On Tuesday, the same day that West was fantasizing about 80 members of Congress being card-carrying members of the Communist Party, the actual American Nazi Party was making its move onto the Hill. One John Bowles registered with the Clerk of the House that day as a lobbyist for for the white supremacist group (hat tip LegiStorm). Bowles was the National Socialist Movement's presidential nominee in 2008.

What could the Nazis want to lobby the Congress about? "Political Rights and ballot access laws," according to the registration form, which also lists lists accounting, agriculture, clean air and water, civil rights, health issues, the Constitution, immigration, manufacturing, and retirement as "general lobbying issue areas." Who knew the Nazis had strong views on agriculture?

Bowles seemed genuinely puzzled when I asked him whether he really thinks that any members of Congress or Hill staffers would take a meeting with a Nazi lobbyist. "I don't see why not," he says, adding that he knows lobbyists rely on their credibility. "Of course I won't approach anybody in Congress unless it's a very interesting issue or law," he promises. "I'm going to be very careful about the issues I choose for this."

He might also be careful about the members he approaches. For example I'd avoid Debbie Wasserman Schultz, Joe Lieberman, and Chuck Schumer. Oh yeah, and Allen West too.


Rod Blagojevich is in prison. But the worst things the former governor did to Illinois weren’t even illegal.  This month, the Teachers’ Retirement System of the State of Illinois made a dire announcement to its members. TRS, which covers most public-school teachers in Illinois outside Chicago and has more than 360,000 members, said the following:  ‘If the General Assembly does not continue to provide all of the funding called for in state law, calculations done by TRS actuaries show that the System could become insolvent as soon as 2030. Preventing insolvency may include significant changes for TRS -- new revenues must be generated and if they are not benefits may have to be reduced.


California must increase contributions to teachers’ pensions by more than half to close a $64.5bn funding hole in the country’s second largest public retirement system, according to the actuarial valuation to be presented to the board of Calstrs this week.  The $144bn of assets managed by the California State Teachers’ Retirement System covered only 69% of future liabilities at the end of June 2011, a drop of 2 percentage points from the year before. In a sign of the problems faced by many public pension plans, the hole is too large to be covered by better investment performance.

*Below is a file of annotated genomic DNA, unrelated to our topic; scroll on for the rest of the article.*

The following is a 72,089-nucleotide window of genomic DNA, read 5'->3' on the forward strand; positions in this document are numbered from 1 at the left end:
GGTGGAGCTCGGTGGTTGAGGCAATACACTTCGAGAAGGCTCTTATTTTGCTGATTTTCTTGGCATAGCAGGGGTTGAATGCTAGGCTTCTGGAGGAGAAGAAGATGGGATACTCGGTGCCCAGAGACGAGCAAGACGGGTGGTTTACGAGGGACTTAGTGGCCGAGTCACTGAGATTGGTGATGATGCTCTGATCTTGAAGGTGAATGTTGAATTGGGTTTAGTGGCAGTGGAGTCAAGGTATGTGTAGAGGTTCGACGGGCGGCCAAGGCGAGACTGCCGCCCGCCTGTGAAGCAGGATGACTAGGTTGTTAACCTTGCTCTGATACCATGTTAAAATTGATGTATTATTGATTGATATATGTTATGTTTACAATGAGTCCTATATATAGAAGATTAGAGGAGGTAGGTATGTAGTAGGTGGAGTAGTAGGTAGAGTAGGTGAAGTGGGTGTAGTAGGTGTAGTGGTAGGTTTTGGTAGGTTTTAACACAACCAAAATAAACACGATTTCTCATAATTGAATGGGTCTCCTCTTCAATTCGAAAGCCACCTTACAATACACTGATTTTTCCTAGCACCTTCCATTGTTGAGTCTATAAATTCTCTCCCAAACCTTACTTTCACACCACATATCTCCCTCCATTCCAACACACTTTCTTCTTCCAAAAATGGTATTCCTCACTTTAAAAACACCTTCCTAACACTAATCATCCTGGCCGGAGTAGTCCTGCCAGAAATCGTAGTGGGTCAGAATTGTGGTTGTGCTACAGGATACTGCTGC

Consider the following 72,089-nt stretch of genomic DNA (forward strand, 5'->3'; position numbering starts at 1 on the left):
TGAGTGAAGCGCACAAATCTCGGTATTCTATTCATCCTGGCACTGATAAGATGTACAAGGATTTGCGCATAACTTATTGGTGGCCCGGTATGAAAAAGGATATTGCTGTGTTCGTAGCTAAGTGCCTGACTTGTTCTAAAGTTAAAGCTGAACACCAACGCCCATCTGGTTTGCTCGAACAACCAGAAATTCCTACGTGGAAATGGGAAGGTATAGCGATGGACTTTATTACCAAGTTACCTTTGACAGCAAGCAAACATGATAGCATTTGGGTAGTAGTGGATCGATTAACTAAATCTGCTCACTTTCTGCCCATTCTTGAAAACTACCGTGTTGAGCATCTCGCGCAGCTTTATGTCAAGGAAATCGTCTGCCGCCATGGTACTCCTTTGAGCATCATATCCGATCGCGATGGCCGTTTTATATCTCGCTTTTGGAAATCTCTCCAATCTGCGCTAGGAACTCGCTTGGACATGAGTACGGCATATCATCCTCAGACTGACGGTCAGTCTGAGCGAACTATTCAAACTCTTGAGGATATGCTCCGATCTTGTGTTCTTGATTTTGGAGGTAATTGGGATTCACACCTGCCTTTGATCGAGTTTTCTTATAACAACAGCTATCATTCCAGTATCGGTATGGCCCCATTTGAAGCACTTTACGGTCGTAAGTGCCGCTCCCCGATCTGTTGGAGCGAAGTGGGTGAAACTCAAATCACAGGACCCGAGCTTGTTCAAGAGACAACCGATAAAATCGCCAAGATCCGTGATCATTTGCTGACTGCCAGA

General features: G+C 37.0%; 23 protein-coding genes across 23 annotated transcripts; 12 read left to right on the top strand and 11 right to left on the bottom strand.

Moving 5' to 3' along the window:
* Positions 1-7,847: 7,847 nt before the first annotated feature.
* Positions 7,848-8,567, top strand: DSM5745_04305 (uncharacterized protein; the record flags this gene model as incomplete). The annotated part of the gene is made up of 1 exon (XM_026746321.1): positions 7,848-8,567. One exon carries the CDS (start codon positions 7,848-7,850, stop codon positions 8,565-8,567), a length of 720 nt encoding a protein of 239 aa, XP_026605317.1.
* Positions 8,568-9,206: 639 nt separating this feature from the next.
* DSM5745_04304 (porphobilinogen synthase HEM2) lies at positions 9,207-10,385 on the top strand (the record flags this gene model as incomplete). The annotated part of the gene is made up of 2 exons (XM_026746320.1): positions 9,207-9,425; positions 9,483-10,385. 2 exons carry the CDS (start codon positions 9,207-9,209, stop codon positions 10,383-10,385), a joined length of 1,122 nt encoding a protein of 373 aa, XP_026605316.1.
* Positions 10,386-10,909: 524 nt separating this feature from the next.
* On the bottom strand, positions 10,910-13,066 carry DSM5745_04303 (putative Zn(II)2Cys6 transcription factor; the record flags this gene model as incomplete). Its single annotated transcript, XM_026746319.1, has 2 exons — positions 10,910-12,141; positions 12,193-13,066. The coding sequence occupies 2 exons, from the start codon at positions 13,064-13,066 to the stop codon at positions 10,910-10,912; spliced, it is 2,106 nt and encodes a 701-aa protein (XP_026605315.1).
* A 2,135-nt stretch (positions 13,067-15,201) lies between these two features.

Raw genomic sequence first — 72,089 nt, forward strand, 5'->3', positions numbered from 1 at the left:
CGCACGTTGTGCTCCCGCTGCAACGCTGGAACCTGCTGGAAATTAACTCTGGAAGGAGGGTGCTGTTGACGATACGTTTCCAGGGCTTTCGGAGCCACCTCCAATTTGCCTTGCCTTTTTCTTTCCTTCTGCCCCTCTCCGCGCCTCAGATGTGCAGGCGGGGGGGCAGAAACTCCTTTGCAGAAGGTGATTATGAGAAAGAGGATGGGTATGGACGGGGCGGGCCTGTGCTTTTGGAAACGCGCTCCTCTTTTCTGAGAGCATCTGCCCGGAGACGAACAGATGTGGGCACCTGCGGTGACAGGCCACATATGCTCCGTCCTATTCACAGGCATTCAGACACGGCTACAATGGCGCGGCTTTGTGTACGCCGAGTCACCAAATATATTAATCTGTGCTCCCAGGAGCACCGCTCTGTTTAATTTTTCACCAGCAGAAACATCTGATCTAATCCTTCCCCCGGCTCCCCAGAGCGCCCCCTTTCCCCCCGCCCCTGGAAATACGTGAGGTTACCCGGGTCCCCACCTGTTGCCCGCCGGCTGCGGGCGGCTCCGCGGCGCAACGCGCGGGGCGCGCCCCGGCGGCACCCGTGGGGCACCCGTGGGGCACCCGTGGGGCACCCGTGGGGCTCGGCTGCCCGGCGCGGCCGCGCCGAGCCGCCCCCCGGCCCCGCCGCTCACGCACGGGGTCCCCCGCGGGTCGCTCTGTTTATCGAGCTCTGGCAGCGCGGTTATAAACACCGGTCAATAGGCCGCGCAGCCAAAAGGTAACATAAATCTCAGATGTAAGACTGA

The California State Teachers’ Retirement System, the second-biggest U.S. public pension, said the gap between its assets and projected obligations rose $8.5 billion as investment gains failed to cover earlier losses.  The unfunded liability climbed 13% to $64.5 billion as of June 30… The system had about 69% of assets needed to cover promises to current and future retirees at the end of fiscal 2011, down from about 71% a year earlier.

The NAHB/Wells Fargo Housing Market index slipped to 25 from 28 in March, shy of economists' expectations for the index to hold steady at 28…The index has a long way to go to the 50 mark that indicates more builders view market conditions as favorable than poor. The index has not been above 50 since April 2006…

The single-family home sales component fell to 26 from 29. The gauge of single-family sales expectations for the next six months eased to 32 from 35, while prospective buyer traffic waned to 18 from 22.

Consumer Price Rise Puts Fed in Quandary by Jon Hilsenrath [Fed maven] and Conor Dougherty The Fed has been predicting since the 2008 crisis that immense economic slack in the form of unemployed workers, vacant homes and idle factories  would hold inflation down because it would make it more difficult for firms to raise prices or workers to win wage increases. But inflation has repeatedly moved above the Fed's expectations during the recovery... [And that means no more QE]


El-Erian: What the Return of Market Volatility Tells Us.

The renewed volatility in stocks was due to conflicting signs of additional central bank liquidity support, both in Europe and the US. By providing time (and hope) for economic and financial fundamentals to heal properly, such support is seen as critical to sustain the recent rally in risk assets.

Yet, in listening to different voices here and across the Atlantic, equity investors come to different conclusions as to whether additional liquidity will indeed be forthcoming…

Some officials seem committed to renewed unusual central bank activism. Others feel that this would only postpone the inevitable adjustments required on the part of governments, companies and individuals.

And there seems to be no way, as yet, to get both groups on the same wavelength quickly. Market volatility has also been accentuated by competing narratives about the economic outlook.